To objections that this might be mere suggestion, the analyst usually notes that this effect/affect can produce itself in anyone, even in someone very skeptical towards analysis, and in no way disposed to pleasing the analyst. Furthermore, a transference often takes place—and thus all the possible consequent uses and abuses—and often precisely owing to the fact that an analyst succeeded in producing in the subject some “affects of truth”. A subject has the sensation that suddenly a veil parts before him—as when Foster encounters her extraterrestrial father—and it is only thanks to this strong evidence that he is disposed to give any credit to the analyst even on much more disputable reconstructions. Certainly, the analyst is a seducer, but he seduces using the charm of truth as bait.
The Cartesian solution: the need for certainty
The private sensation of having touched on a truth (which prima facie presents itself as a subjective truth, although not necessarily so, as we shall see) cannot be taken by scientific discourse in any way as a piece of evidence upon which to build falsifiable theories, precisely because it deals with private evidence. Yet some (usually Lacanians) recall the Cartesian cogito as subject of certainty, to which the psychoanalyst would appeal. With his cogito ergo sum, Descartes finally found an incontrovertible point in which thought and being are mutually implied: my thought may be devoid of any real reference, except when I say “I am thinking of thinking”, at which point, ipso facto, I acknowledge myself with certainty as a thinking being (French psychoanalysts are inclined to assume a variant of this: Je désire donc je suis—the very fact of desiring certifies that I am a desiring being; even if I desire to not desire, like the Stoics, I still desire; the human being would be a coincidence of being and desire). Now, on the basis of this coincidence between thought and being, Descartes thought of constructing, piece by piece, the entire building of theological, psychological and physical knowledge: the existence of God, the immortality of the soul, and physics of vortexes, etc. Every successive idealism looks to Descartes: it is convinced that the initial coincidence between being and thought in the cogito thus authorizes a speculative reconstruction that always implies this coincidence—the history of our thinking coincides ipso facto with the unfolding of the history of events. Luckily enough, our last century saw less and less belief in this. Science today constructs itself without Cartesian suppositions: it starts not from what is certain, but only by degrees of the probability of something publicly controvertible (to state a fact has nothing to do with certainty: it is only a public game, a kind of village fair). Modern science is not Cartesian, it is rather Pascalian, based on probability calculus. The only certainties are perhaps mathematical ones, which however tell nothing of the contingent world in which we live. The PLA is an exquisitely anti-Cartesian argument: the certainty which stems from the perception of ourselves as thinking and/or desiring subjects does not constitute any objective knowledge, not even on the aforementioned subjects.
Yet analysts who appeal to Descartes are familiar with paranoiacs, that is, with subjects absolutely certain of their interpretations. The paranoiac is so convinced that his persecutor is defaming him, for example, in the press, that he is incredulous that we do not perceive this evidence (from whence stems his suspicion that we, in turn, are accomplices of his persecutor). Certainty spreads a paranoid odor—only the paranoiac is really certain, we “normal ones” are always uncertain. On the contrary, when we appear too certain of our reason (in other words, as fanatical or dogmatic), a suspicion of paranoia always emerges. Freud often compared the psychoanalytic construction to a delirious one—a sensation which probably derived from his being too certain.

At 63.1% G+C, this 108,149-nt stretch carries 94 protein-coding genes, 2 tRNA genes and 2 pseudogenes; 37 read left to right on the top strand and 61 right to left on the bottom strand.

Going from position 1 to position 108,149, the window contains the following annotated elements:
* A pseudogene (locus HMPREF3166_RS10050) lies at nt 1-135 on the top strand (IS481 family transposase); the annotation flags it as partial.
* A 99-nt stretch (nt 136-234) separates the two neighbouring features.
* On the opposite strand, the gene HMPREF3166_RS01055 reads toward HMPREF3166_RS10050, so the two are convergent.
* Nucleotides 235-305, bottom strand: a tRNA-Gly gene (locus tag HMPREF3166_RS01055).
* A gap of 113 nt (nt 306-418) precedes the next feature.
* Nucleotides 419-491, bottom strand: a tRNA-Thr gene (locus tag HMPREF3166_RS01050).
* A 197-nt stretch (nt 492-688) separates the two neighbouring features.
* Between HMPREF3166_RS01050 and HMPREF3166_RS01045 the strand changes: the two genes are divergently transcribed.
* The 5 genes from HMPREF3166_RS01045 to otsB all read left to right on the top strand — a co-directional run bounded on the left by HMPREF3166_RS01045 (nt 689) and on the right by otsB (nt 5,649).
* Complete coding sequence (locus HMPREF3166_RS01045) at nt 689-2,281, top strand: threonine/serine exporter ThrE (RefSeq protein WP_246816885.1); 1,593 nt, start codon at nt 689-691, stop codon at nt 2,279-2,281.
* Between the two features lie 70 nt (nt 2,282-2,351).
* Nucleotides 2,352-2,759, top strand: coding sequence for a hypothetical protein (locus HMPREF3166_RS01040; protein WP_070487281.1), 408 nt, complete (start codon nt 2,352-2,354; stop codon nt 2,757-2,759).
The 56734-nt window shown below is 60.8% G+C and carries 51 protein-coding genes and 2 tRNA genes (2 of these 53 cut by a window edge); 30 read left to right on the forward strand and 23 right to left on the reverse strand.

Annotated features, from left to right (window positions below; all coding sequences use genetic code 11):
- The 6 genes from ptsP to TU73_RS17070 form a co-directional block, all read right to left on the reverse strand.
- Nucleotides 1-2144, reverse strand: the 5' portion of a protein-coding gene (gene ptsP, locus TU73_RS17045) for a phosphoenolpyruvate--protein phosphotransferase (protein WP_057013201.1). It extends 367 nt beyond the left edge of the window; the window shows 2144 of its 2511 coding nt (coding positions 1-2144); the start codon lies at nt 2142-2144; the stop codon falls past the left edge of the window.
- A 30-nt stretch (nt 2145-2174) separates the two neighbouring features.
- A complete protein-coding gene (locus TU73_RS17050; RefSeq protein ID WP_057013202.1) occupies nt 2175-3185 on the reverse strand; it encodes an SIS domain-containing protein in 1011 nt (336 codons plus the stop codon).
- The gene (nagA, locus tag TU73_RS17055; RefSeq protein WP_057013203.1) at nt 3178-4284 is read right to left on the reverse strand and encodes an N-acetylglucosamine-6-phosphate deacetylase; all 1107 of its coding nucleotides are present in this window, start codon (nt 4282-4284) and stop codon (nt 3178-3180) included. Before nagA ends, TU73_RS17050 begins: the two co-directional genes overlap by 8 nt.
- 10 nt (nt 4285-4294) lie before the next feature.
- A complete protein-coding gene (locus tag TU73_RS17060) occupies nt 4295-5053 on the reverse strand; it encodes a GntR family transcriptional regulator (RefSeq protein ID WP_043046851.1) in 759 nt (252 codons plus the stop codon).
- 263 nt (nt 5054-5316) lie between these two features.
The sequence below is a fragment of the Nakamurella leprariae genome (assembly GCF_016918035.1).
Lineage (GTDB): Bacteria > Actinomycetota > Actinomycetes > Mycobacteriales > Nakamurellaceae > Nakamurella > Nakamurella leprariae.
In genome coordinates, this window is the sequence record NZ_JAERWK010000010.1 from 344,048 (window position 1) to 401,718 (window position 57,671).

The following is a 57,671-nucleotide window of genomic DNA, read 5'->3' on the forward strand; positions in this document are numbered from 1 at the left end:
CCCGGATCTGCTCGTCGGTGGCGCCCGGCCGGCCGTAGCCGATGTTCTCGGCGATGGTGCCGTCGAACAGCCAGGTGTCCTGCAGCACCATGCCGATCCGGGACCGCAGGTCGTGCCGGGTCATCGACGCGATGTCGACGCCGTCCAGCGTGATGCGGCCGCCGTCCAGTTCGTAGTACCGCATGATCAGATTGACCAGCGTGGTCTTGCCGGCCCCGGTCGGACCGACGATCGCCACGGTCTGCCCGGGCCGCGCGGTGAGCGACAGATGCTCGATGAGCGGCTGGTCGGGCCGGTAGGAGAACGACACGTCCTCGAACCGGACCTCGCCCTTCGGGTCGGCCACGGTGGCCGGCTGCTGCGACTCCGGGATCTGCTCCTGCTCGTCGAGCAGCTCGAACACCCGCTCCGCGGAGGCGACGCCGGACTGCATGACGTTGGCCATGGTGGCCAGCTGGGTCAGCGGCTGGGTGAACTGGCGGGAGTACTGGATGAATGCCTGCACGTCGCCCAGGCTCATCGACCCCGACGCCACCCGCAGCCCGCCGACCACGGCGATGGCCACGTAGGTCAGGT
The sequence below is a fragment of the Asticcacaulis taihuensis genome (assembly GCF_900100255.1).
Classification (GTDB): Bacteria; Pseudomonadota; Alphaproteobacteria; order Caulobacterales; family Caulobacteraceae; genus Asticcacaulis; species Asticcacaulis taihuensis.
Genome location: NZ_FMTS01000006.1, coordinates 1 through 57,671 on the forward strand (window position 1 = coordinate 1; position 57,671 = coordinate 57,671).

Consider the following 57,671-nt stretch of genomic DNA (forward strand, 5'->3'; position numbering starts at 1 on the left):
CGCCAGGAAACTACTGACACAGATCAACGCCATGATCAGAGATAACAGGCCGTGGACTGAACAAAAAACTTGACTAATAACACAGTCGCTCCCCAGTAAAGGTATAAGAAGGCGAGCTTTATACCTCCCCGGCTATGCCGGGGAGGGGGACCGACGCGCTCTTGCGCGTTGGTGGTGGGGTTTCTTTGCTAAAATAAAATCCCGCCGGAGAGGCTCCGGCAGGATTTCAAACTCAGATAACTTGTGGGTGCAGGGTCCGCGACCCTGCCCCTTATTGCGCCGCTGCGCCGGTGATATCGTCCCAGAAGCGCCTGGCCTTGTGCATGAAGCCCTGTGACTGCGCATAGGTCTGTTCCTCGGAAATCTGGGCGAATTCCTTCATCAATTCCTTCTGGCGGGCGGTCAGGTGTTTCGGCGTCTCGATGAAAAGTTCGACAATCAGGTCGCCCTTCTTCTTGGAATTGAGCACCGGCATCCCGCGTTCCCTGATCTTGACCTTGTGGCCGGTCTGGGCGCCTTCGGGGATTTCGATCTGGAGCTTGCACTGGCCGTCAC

Even without ever having been a believer myself, I have known and esteemed some believers. At a certain point, they confide in you their commiseration before non-believers, whom they view as unhappy, but also completely blind. “Is it possible that you non-believers cannot perceive the divine around and within you?” It is almost like speaking of resistance in the psychoanalytic sense to explain the stupefying blindness of the enlightened rationalists. I often point out to my mystic friends that non-believers hold an analogous view in their regard: smiling amongst themselves at those who believe in the transcendental, as though they were hallucinating. This sense of mirrored superiority resembles an ethnic conflict: the inferior one is always the other. The debate between pro- and anti-Freudians today recalls somewhat those ethnic and religious conflicts.
Thus, this appeal to the sentiment of certainty does not in any way resolve this uncommunicativeness: the fact that everyone appeals to his own inner sense of certainty does not in fact constitute any consensus. Thus the Cartesian certainty is an empty, in fact tautological, knowledge—je pense, donc je suis pensant. Wittgenstein thought that the only certainties were tautological—“a = a” is something certain—thus, that they said nothing about being. But it is nonetheless true that psychoanalytic practice and theory can only appeal to a sense of certainty which has touched on a deeper truth of the heart. The point is not to conclude that “those who have faith in God or in psychoanalytic interpretations are deluding themselves”, but rather to ask “how can those who have faith in God or in psychoanalytic interpretations manage to convince those who don’t believe? And is it enough to witness it?” Science tends to create a universal consensus precisely because it does not appeal to inner certainties—and for this reason it appears to many as, ultimately, superficial and irrelevant. “What difference does it make to me if light is composed of waves or photons, with respect to the evidence of my sorrow?” Even for Wittgenstein, in his Tractatus, the scientific discourse—the only one meaningful for him—was of little significance; what counted for him was the difference between the world of the happy and that of the unhappy.